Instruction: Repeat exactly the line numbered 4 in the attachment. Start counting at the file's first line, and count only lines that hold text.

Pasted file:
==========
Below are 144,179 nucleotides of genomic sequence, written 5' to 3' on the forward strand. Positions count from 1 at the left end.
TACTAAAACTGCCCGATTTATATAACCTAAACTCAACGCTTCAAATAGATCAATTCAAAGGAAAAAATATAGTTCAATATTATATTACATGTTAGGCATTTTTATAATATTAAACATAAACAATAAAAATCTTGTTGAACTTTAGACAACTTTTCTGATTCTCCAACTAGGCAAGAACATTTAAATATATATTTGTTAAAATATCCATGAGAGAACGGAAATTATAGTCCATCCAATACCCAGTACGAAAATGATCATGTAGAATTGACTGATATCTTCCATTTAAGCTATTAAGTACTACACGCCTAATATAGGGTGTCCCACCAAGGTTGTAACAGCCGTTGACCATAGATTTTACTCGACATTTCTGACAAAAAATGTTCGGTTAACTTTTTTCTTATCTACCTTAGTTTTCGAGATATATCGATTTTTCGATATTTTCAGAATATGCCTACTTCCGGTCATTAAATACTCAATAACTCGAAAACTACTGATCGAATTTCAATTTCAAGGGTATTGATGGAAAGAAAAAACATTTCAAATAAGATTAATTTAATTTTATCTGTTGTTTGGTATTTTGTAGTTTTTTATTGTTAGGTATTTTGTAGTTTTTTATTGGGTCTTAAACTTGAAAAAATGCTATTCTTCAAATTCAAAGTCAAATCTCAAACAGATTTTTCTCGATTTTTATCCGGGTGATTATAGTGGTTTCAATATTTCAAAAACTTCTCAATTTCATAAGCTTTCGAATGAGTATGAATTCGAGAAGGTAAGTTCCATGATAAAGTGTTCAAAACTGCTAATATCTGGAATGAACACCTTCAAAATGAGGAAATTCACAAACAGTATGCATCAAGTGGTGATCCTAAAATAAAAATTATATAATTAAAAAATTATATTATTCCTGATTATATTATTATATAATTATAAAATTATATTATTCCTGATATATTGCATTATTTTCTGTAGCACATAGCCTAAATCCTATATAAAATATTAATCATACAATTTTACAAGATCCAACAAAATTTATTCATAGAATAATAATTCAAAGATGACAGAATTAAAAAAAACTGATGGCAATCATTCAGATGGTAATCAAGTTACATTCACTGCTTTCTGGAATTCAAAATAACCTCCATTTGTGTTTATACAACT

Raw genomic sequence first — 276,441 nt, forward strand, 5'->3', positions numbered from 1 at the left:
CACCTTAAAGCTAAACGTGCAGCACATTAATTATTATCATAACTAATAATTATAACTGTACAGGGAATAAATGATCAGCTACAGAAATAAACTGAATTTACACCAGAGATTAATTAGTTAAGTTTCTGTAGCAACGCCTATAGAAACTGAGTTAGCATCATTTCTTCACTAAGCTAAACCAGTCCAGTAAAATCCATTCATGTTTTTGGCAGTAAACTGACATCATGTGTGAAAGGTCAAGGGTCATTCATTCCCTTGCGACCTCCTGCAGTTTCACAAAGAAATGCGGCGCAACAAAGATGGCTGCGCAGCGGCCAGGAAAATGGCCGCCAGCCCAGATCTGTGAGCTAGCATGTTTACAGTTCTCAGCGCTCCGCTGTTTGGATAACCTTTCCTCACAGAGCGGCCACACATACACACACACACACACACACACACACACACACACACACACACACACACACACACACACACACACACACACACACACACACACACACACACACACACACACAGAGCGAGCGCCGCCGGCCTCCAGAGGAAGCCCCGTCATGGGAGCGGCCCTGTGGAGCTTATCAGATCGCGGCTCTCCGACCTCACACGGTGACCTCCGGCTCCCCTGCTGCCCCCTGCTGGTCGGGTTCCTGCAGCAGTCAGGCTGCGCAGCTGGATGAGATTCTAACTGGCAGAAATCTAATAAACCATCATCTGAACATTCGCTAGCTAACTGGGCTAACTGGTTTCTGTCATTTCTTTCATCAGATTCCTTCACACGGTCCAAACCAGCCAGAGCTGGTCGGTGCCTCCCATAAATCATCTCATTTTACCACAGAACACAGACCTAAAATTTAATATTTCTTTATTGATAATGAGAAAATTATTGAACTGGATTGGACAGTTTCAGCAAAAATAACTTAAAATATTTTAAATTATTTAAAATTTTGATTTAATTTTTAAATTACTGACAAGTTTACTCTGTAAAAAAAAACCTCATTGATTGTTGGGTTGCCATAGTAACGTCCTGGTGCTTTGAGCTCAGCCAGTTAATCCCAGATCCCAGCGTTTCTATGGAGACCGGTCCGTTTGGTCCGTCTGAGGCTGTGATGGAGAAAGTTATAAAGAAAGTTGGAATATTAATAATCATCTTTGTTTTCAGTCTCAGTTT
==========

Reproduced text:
CACCTTAAAGCTAAACGTGCAGCACATTAATTATTATCATAACTAATAATTATAACTGTACAGGGAATAAATGATCAGCTACAGAAATAAACTGAATTTACACCAGAGATTAATTAGTTAAGTTTCTGTAGCAACGCCTATAGAAACTGAGTTAGCATCATTTCTTCACTAAGCTAAACCAGTCCAGTAAAATCCATTCATGTTTTTGGCAGTAAACTGACATCATGTGTGAAAGGTCAAGGGTCATTCATTCCCTTGCGACCTCCTGCAGTTTCACAAAGAAATGCGGCGCAACAAAGATGGCTGCGCAGCGGCCAGGAAAATGGCCGCCAGCCCAGATCTGTGAGCTAGCATGTTTACAGTTCTCAGCGCTCCGCTGTTTGGATAACCTTTCCTCACAGAGCGGCCACACATACACACACACACACACACACACACACACACACACACACACACACACACACACACACACACACACACACACACACACACACACACACACACACACACACACAGAGCGAGCGCCGCCGGCCTCCAGAGGAAGCCCCGTCATGGGAGCGGCCCTGTGGAGCTTATCAGATCGCGGCTCTCCGACCTCACACGGTGACCTCCGGCTCCCCTGCTGCCCCCTGCTGGTCGGGTTCCTGCAGCAGTCAGGCTGCGCAGCTGGATGAGATTCTAACTGGCAGAAATCTAATAAACCATCATCTGAACATTCGCTAGCTAACTGGGCTAACTGGTTTCTGTCATTTCTTTCATCAGATTCCTTCACACGGTCCAAACCAGCCAGAGCTGGTCGGTGCCTCCCATAAATCATCTCATTTTACCACAGAACACAGACCTAAAATTTAATATTTCTTTATTGATAATGAGAAAATTATTGAACTGGATTGGACAGTTTCAGCAAAAATAACTTAAAATATTTTAAATTATTTAAAATTTTGATTTAATTTTTAAATTACTGACAAGTTTACTCTGTAAAAAAAAACCTCATTGATTGTTGGGTTGCCATAGTAACGTCCTGGTGCTTTGAGCTCAGCCAGTTAATCCCAGATCCCAGCGTTTCTATGGAGACCGGTCCGTTTGGTCCGTCTGAGGCTGTGATGGAGAAAGTTATAAAGAAAGTTGGAATATTAATAATCATCTTTGTTTTCAGTCTCAGTTT